Charges filed against Aurora officers, paramedics in Elijah McClain’s death

Charges filed against Aurora officers, paramedics in Elijah McClain’s death

After an 8-month grand jury investigation, Denver police and paramedics will finally face charges related to the death of 23-year-old Elijah McClain. Aurora police stopped McClain as he walked home from a convenience store with a plastic bag. Calling him “suspicious,” the group of police quickly tackled and put McClain in a chokehold. After struggling on the ground, saying that he could not breathe, and begging to be freed, paramedics arrived on the scene and gave McClain a dose of the sedative ketamine. McClain had no pulse, was rushed by ambulance to the hospital, and suffered cardiac arrest en route seven minutes later. Though revived by paramedics, McClain was pronounced brain dead and taken off life support just days later.

On Wednesday, State Attorney General Phil Weiser announced that two active Aurora officers and one retired officer, as well as two paramedics, will be charged with both manslaughter and criminally negligent homicide. In total, the indictment includes 32 counts. “I said our investigation would be guided by a commitment to the facts, by thorough and diligent work, and we would be worthy of public trust and confidence in the criminal justice system,” Weiser said. It has taken more than two years and millions of people in the streets for over a year to get even this small step forward towards justice.

On August 24, around 10:30 p.m. in 2019, McClain walked home from a convenience store inside a Shell gas station, a few blocks from where he lived. He had gone out to buy an ice tea. McClain had anemia and, as his family explains, wore a ski mask to keep himself warm. Feeling cold is a common symptom of anemia. Someone called 911 to report a guy that seemed “sketchy.” The 911 caller told the dispatcher that this person wasn’t threatening, had no weapons, and did nothing remotely illegal.

As McClain walked home, he was confronted by police. They told the 5’7”, 140-pound McClain to stop. He said they didn’t have the right to stop him—they did not—at which point the police began to restrain him. In body camera footage, McClain says, “Let go of me. I am an introvert. Please respect my boundaries that I am speaking.” Body camera footage shows that McClain does none of the violent resisting officers claimed he did. He’s apologetic and incredibly determined to point out that what is happening does not need to be happening to him.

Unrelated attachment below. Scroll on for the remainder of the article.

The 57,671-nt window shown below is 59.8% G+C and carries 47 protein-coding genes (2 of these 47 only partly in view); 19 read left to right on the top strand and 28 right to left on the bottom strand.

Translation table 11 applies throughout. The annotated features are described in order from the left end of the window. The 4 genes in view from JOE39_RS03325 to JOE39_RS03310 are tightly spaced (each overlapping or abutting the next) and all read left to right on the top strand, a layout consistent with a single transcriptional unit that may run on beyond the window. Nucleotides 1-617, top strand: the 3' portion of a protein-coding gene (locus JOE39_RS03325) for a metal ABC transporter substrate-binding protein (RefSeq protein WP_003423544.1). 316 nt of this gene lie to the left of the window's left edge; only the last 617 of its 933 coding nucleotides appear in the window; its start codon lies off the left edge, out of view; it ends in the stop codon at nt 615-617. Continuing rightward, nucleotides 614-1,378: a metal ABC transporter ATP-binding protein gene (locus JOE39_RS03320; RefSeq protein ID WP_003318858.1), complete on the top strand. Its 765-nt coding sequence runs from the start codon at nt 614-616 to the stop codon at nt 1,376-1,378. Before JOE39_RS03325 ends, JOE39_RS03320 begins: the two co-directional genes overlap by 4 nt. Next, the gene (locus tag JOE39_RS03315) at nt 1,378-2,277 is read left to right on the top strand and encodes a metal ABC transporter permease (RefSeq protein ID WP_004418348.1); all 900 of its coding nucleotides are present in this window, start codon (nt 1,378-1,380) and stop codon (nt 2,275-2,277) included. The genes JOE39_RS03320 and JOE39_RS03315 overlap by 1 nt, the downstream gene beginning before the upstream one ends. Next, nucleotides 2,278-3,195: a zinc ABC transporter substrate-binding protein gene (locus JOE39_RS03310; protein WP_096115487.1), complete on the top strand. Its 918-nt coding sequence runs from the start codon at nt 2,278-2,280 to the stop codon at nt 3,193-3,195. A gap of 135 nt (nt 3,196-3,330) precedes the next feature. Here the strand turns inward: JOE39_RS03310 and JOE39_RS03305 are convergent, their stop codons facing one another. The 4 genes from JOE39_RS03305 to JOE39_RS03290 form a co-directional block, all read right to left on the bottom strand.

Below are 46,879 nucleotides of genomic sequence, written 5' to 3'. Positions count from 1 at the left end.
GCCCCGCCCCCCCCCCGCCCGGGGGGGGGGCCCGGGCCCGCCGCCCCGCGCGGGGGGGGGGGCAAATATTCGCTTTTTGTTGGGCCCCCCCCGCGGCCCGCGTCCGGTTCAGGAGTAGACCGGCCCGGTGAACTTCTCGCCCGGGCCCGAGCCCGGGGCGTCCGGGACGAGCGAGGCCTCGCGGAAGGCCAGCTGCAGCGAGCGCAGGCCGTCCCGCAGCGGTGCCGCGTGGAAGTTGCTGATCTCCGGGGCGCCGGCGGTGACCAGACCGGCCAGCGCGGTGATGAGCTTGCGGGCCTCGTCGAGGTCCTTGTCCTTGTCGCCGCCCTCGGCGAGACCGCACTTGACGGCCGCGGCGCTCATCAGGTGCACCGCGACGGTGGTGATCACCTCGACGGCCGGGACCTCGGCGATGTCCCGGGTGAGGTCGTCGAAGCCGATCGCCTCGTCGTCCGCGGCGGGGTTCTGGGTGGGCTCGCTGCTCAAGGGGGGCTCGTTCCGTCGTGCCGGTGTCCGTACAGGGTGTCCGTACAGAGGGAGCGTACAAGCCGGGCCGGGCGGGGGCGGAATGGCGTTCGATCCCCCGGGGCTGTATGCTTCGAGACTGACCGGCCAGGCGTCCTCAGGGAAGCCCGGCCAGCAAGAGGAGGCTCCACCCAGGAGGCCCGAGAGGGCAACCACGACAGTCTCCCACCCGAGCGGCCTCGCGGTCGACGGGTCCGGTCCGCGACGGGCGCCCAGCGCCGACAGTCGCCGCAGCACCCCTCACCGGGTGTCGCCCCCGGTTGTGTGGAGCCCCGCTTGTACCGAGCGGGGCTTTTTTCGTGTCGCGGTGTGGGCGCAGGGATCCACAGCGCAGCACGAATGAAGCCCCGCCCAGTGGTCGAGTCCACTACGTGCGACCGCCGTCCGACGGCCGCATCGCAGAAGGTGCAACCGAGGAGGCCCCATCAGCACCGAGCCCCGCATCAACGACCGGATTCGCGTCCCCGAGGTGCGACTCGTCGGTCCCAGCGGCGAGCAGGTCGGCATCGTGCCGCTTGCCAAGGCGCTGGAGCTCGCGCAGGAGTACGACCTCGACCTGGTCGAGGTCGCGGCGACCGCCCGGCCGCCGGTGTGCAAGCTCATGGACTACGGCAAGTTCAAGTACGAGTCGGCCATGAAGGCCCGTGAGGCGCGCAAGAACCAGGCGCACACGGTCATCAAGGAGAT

At the time, District Attorney Dave Young of Aurora, Colorado, told ABC News that he stood by his original decision not to charge anyone in connection to McClain’s death, saying “it’s unfortunate that people feel that by voicing their opinions, that that’s going to change the facts and the law of a certain investigation.” At the time, DA Young cowered behind a trope seemingly only used by prosecutors to defend law enforcement actions that since the “burden of proof” was on him, he couldn’t prosecute successfully. Officers Nathan Woodyard, Jason Rosenblatt, and Randy Roedema were all reinstated with the force.

Protests continued calling for an independent investigation and were fed by a new wave of activism spurred on by the tragic murder of George Floyd by Minneapolis police officer Derek Chauvin. The police investigation into themselves had predictably been a sham of self-delusion and public deception. The police, having enjoyed a long history of immunity from their abuses of power, couldn’t help but shoot themselves in the foot by further disrespecting the dead Elijah McClain at a memorial for him.

Colorado Gov. Jared Polis announced Attorney General Weiser would conduct a new investigation into the matter. Today’s announcement comes after many months and many tears and a family who has forever lost a child. Weiser said that some of the delays in his investigation came because of the pandemic. While the indictments were reached last week, Weiser said he needed to speak with the McClain family beforehand to explain the results. “Our goal is to seek justice for Elijah McClain, for his family and friends, and for our state. In so doing, we advance the rule of law and the commitment that everyone is accountable and equal under the law. We want you to understand that we are limited in what we can say, and we’ll do our talking in court.”  

Sheneen McClain, Elijah’s mother, told Colorado Public Radio, “I hope they get life in prison. To be honest with you, Elijah lost his life. You know, he didn’t grow up being a gang member, robbing banks. He didn’t grow up being a problem to anybody. He was living his life in the most peaceful way he possibly could.”

From Daily Kos at Read More. This article is republished from DailyKos under an open content license. Read the original article at DailyKos.

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